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The English schooling context has seen radical and rapid reform in recent times with the processes of devolution or deconcentration of centralised school governance, on the one hand, and the instating of ever-increasing and rigid external accountabilities, on the other. These reforms driven as they are by neo-liberal and neoconservative ideologies have created a new kind of ‘system’ of schooling in England, one that is ‘heterarchical’ in governance, increasingly complex in its overlap, multiplicity and asymmetric power dynamics, but one that remains strongly tied to and regulated by the reductive and narrow measures of ‘success’ imposed by the state. Against this complex and changing backdrop, what constitutes quality and equitable schooling has been transformed. This special issue explores these concerns and, in particular, focuses on how the current demands of the English schooling context construct student achievement and identity, teachers' work, conceptualisations of knowledge and pedagogy, and school organisation and collaboration. The issue has a strong equity focus. Many of the papers to this end focus on how teachers and schools are navigating through the demands of current policy reform to mobilise spaces of possibility for equity and good schooling. In this paper, we provide a context and framework to set the scene for the subsequent papers in the issue.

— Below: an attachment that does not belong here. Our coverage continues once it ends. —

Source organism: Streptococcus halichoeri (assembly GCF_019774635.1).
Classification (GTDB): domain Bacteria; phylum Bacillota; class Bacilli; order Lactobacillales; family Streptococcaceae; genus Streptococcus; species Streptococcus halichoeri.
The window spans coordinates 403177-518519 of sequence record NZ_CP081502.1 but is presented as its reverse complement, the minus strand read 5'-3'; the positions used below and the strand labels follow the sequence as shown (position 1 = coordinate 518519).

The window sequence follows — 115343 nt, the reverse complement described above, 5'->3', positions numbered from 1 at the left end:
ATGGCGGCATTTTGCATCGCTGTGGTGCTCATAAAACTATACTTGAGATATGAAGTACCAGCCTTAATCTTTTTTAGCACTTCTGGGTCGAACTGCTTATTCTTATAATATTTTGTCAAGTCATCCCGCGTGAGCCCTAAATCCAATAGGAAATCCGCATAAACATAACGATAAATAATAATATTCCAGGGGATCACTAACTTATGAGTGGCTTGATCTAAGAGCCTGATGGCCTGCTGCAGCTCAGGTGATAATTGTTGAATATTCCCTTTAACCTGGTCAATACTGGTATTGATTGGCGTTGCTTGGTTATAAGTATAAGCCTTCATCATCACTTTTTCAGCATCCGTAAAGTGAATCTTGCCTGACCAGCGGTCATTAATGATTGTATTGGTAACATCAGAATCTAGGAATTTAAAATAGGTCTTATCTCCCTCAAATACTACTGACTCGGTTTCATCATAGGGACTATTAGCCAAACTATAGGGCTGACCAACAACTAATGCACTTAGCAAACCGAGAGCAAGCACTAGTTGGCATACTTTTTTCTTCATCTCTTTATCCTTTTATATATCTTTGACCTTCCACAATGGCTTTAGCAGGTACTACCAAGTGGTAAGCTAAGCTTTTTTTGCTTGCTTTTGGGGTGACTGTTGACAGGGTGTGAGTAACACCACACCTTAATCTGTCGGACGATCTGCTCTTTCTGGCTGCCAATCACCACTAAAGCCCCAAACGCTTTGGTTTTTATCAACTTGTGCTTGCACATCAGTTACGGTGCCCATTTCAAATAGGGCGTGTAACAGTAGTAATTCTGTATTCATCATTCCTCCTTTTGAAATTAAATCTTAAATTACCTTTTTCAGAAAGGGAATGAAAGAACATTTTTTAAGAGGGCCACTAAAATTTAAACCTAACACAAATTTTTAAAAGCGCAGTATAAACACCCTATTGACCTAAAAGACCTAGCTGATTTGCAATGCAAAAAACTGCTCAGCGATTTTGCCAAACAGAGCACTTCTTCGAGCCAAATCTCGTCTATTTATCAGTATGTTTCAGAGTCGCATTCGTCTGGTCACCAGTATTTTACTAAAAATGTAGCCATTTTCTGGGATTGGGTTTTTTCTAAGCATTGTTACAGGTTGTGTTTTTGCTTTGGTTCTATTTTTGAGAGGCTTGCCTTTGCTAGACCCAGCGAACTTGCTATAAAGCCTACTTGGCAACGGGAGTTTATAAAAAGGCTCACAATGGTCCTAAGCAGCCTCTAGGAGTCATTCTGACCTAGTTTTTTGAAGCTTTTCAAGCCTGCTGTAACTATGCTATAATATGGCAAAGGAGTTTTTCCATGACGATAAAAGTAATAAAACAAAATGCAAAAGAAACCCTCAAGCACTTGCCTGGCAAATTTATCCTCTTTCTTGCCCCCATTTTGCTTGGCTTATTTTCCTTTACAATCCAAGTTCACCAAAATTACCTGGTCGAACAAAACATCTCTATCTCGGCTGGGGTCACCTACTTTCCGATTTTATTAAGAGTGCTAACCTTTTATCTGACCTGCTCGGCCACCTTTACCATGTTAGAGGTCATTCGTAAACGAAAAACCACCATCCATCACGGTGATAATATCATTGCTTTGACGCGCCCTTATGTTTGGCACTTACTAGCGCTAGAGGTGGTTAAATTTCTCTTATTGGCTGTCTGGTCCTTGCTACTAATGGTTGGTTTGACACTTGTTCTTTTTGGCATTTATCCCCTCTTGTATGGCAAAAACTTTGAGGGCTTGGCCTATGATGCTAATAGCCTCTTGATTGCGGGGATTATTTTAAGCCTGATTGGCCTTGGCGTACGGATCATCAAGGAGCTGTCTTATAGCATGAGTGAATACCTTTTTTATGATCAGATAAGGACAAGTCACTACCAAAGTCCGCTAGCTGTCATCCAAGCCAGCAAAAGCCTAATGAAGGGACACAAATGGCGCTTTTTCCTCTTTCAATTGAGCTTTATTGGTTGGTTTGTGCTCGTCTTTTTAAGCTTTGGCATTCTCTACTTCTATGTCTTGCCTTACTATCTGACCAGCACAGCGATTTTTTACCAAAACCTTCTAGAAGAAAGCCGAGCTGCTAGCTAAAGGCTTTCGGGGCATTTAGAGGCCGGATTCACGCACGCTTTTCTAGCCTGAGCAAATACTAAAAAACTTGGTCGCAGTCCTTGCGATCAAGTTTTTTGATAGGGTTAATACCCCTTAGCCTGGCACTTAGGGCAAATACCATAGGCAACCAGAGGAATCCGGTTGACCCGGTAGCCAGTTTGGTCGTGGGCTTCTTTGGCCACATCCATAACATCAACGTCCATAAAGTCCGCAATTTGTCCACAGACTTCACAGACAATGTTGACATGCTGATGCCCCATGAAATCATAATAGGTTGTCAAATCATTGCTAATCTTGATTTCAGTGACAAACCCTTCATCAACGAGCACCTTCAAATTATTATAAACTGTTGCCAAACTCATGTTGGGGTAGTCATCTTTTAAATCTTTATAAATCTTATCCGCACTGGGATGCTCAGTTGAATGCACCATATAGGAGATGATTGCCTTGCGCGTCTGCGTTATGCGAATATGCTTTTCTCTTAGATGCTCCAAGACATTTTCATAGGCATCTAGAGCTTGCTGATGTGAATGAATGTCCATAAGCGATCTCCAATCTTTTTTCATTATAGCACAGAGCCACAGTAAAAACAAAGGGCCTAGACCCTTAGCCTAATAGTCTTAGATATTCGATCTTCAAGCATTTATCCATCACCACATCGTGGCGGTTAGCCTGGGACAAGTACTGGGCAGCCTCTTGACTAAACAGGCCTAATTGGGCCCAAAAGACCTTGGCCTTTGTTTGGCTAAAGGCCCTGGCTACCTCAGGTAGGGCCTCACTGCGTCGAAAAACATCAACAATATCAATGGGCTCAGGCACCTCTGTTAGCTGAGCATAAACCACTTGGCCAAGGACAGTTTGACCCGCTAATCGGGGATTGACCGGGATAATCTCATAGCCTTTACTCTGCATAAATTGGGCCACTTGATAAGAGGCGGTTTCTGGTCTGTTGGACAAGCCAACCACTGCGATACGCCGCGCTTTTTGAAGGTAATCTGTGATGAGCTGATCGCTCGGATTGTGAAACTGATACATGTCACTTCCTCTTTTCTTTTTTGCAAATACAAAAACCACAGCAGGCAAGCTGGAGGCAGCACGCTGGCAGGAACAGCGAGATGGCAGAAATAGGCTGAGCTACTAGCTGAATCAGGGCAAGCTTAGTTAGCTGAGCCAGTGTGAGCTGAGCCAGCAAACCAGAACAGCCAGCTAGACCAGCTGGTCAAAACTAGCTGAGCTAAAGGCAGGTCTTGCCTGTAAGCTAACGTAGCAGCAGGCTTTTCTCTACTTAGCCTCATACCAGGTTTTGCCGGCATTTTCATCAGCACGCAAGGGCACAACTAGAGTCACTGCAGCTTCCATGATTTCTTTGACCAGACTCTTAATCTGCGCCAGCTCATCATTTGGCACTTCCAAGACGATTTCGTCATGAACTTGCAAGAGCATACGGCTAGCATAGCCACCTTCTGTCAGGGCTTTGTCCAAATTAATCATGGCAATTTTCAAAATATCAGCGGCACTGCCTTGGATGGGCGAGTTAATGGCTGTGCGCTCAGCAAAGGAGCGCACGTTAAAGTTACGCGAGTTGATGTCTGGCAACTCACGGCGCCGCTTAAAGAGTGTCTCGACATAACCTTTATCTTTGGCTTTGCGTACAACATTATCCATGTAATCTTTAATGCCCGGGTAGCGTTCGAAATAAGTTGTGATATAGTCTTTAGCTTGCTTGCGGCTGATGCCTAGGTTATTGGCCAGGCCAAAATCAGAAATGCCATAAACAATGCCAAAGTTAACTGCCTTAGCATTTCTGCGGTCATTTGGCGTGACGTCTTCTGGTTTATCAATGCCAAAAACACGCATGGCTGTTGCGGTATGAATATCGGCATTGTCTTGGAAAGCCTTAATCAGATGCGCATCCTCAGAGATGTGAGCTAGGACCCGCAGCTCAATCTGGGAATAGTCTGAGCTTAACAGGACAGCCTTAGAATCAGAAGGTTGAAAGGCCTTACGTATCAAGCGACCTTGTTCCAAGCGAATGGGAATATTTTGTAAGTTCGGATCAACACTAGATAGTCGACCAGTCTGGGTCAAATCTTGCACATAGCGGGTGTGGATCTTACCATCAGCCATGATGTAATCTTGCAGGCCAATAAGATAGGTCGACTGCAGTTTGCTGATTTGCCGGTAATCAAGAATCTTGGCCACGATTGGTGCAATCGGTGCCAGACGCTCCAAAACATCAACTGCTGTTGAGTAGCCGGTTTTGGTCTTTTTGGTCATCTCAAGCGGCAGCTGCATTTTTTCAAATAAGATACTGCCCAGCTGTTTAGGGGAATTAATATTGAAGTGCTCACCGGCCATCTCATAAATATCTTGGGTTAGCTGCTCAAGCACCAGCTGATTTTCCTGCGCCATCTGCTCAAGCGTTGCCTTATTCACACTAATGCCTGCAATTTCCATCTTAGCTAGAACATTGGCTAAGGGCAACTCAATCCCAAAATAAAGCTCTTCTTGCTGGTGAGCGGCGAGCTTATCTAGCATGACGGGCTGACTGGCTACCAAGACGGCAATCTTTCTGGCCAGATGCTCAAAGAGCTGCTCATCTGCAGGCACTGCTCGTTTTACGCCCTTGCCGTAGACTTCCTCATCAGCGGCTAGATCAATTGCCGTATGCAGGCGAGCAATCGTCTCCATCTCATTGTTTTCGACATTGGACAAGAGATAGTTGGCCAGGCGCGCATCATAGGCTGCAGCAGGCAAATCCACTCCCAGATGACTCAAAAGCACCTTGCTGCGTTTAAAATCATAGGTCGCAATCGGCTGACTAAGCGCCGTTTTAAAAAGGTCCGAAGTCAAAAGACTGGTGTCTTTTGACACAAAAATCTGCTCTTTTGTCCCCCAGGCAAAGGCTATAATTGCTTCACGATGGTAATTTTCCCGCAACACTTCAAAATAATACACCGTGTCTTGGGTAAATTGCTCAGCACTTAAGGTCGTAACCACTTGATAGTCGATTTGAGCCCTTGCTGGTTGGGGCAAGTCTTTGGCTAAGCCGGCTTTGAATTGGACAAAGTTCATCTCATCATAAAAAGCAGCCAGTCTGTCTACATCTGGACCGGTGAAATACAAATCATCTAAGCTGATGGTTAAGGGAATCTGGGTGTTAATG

Institute for Learning Sciences and Teacher Education

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Journal Article

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